People have often mentioned to me that I should be a comedian. Most of the people who’ve said this don’t really know me and therefore have no idea of the phobia I have of public speaking. “Oh you’re so funny!!! You should really try to do some stand up!” they say. I find the idea of this absurd. It takes balls to stand in front of a group of people and crack a few jokes that you hope are funny enough to get at least a giggle from your audience. Yes, I am witty, but most of that wit comes when no one is around to witness it, or after the moment has passed, so at a time too late. Still, I won’t lie. I have daydreamed of what it would be like to make people laugh using the examples of my either exaggeratedly boring or seemingly hectic life, because for me life is either at one extreme or the other. I’ve imagined me standing there on my platform, my soapbox, and have thought about some of the topics I would love to cover. My number one topic would be about working with the public, primarily restaurant work.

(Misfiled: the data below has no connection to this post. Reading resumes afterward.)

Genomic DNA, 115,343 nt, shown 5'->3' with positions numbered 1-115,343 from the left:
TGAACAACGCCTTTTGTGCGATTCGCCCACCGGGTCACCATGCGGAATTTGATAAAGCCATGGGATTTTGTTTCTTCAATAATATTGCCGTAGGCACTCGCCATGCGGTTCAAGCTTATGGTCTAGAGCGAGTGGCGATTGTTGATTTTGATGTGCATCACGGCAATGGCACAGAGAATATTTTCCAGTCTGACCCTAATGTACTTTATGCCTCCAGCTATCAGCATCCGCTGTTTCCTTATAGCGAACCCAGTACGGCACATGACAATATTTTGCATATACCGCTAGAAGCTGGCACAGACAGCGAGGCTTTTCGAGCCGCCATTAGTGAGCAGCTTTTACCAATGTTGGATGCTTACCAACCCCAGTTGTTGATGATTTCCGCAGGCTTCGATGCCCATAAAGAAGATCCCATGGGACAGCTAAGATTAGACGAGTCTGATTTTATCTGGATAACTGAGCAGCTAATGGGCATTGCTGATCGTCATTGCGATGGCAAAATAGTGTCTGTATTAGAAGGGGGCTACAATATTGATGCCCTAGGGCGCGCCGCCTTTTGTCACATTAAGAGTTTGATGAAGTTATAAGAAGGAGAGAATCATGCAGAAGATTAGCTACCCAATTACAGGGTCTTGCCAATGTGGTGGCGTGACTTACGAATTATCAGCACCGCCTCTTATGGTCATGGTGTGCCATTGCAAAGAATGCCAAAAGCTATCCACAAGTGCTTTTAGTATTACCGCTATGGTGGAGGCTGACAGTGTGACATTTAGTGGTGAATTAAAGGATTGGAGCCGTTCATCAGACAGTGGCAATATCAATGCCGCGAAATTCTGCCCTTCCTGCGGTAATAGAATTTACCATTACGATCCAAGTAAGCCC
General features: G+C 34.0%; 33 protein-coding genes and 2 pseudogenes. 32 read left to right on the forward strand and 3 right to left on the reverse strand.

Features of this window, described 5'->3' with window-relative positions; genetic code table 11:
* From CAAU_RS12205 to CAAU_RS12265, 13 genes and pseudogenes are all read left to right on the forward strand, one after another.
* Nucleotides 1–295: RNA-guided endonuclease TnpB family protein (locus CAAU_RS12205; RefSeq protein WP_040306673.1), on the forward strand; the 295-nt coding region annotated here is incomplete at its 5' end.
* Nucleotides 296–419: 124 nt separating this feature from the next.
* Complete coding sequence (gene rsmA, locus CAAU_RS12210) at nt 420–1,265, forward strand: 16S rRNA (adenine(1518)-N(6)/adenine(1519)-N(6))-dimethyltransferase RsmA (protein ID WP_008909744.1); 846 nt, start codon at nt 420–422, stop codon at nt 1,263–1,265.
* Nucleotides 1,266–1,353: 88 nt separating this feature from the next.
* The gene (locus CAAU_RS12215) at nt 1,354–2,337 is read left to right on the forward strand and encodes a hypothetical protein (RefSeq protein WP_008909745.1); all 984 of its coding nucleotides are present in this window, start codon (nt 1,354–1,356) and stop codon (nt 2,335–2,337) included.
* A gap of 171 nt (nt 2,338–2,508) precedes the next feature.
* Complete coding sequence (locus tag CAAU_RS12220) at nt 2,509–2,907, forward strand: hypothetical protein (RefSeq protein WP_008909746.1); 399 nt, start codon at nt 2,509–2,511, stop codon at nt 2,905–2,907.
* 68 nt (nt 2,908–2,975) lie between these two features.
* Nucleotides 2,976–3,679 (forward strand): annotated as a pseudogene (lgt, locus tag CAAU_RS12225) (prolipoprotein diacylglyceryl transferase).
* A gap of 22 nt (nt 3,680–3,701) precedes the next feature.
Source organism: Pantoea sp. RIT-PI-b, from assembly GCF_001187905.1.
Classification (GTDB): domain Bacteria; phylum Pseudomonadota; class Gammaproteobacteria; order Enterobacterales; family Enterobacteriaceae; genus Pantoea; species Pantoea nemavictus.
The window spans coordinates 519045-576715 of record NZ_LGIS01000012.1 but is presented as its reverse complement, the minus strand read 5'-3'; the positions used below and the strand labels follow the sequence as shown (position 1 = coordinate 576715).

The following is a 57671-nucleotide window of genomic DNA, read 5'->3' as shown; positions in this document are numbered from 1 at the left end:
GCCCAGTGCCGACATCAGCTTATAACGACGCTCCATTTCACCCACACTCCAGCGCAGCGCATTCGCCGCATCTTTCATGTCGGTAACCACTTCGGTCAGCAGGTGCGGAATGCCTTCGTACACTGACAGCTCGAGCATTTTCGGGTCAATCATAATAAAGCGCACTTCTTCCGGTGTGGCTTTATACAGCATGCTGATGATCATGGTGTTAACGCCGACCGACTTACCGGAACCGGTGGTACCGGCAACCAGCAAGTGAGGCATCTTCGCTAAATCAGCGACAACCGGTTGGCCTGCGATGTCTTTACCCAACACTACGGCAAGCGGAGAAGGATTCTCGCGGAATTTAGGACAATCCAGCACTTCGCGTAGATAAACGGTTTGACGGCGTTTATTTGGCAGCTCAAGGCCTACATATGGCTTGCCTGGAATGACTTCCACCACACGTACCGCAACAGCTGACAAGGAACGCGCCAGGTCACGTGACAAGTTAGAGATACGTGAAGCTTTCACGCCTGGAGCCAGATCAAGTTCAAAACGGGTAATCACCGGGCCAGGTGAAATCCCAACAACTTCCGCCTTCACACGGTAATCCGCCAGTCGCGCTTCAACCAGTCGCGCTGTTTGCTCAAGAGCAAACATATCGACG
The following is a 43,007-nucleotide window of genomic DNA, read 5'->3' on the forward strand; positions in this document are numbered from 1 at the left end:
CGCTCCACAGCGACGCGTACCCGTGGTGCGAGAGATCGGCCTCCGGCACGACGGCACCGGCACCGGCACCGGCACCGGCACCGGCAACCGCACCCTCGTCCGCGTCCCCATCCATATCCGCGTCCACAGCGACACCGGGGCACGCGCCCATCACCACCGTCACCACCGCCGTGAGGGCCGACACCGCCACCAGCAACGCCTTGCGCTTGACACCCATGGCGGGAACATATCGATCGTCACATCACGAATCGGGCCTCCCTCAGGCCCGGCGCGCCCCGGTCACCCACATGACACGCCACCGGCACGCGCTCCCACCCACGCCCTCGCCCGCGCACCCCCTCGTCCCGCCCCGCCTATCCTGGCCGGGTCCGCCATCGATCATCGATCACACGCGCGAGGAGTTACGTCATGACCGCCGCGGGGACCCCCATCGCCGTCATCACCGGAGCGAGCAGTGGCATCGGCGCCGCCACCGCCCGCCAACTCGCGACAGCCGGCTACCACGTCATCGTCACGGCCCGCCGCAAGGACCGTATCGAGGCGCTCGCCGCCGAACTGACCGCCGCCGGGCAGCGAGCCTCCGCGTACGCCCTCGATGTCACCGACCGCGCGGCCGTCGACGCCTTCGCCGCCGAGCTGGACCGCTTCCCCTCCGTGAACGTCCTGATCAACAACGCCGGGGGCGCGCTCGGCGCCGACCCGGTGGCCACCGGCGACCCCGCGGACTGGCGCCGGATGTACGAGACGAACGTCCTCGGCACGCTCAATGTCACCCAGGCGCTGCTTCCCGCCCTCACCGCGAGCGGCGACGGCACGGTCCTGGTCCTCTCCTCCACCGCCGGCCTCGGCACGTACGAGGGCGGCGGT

It’s a war zone out there. A scene from a warrior movie like that of 300 where each warrior has got a million tiny missions to complete, and all of them are going on at the exact same time. Obstacles get in the way, slowing the process of completion down, and yet in this scene instead of suffering physical battle wounds, it’s the spirit of the warrior that gets shot down. So here is a public service announcement:
The server life, it is no joke, especially for those of us who live it on a day to day basis. Some days are minor battles, or maybe even a day of rest. Most days are a fight to the finish, your enemies ranging from being either your customers, to fellow coworkers, to even that of management.